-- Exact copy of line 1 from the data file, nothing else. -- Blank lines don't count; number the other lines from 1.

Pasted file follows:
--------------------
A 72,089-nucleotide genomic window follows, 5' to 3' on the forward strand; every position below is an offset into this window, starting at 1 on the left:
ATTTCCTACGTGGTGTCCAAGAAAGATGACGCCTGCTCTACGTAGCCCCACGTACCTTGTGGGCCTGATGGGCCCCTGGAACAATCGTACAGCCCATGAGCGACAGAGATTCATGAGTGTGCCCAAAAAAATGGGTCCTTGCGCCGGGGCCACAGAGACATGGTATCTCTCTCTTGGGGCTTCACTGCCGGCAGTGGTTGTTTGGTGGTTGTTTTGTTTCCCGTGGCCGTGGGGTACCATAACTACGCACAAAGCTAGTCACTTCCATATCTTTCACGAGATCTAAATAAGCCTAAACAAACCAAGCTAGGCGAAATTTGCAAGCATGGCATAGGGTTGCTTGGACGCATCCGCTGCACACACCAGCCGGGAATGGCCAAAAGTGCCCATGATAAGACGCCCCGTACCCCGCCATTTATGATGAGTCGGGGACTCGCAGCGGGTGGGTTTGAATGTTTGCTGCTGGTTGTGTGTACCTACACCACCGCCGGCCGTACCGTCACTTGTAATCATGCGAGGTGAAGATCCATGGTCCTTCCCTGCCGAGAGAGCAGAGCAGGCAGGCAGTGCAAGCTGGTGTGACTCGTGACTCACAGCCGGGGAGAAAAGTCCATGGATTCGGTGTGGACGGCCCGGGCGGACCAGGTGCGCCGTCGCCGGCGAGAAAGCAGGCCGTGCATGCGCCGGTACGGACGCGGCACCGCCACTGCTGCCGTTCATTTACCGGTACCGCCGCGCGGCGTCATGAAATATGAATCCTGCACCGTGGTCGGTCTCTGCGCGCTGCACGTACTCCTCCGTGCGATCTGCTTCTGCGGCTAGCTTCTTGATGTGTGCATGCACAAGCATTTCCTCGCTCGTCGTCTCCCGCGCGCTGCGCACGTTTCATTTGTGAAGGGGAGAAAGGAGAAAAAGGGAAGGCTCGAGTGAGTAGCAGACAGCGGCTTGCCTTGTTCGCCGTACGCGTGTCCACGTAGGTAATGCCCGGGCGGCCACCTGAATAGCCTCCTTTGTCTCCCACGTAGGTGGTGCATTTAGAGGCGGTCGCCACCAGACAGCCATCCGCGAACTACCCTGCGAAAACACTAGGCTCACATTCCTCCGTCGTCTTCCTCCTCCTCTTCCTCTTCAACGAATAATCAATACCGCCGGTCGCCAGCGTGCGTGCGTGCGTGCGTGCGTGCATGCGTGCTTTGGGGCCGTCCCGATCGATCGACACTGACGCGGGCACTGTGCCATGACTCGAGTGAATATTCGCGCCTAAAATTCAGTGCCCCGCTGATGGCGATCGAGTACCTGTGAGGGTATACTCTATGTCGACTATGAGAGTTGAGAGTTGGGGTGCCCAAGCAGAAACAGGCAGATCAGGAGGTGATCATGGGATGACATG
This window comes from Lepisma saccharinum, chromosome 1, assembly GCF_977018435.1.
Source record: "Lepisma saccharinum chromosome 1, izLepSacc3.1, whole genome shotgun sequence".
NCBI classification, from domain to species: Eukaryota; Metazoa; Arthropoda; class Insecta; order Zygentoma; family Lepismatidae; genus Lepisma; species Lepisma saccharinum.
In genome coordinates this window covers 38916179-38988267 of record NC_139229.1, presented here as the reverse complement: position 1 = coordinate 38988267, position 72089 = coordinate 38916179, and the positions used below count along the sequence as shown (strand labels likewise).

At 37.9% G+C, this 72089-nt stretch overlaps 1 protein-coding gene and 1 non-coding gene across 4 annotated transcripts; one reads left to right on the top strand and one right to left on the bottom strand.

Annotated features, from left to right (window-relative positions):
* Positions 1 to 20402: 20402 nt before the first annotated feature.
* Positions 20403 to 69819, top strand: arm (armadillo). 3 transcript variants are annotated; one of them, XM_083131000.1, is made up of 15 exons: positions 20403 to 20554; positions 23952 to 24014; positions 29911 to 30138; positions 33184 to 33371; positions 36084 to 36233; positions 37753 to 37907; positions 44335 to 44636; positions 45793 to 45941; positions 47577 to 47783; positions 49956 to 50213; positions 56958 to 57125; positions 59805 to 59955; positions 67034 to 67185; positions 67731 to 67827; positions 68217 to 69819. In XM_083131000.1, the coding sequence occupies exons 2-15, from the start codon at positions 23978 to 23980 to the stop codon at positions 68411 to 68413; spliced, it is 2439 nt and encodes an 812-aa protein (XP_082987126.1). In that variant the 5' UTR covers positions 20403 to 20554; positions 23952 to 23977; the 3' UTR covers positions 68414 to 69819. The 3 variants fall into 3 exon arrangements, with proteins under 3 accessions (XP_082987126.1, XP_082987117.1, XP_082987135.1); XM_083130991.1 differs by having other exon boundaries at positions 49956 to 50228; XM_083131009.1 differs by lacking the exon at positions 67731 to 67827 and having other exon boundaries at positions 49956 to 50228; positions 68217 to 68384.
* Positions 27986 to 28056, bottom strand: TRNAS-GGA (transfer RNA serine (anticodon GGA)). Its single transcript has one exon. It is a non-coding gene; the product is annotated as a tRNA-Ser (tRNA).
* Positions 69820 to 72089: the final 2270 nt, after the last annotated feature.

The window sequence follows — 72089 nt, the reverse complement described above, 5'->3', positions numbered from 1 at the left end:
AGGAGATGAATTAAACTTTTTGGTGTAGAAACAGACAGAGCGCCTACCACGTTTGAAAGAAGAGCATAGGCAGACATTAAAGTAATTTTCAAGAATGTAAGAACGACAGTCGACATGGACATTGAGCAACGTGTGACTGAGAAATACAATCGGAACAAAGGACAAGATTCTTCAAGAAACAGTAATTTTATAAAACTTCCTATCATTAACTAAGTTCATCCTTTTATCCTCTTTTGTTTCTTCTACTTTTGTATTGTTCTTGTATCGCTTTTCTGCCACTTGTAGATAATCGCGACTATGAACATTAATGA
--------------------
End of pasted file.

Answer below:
A 72,089-nucleotide genomic window follows, 5' to 3' on the forward strand; every position below is an offset into this window, starting at 1 on the left: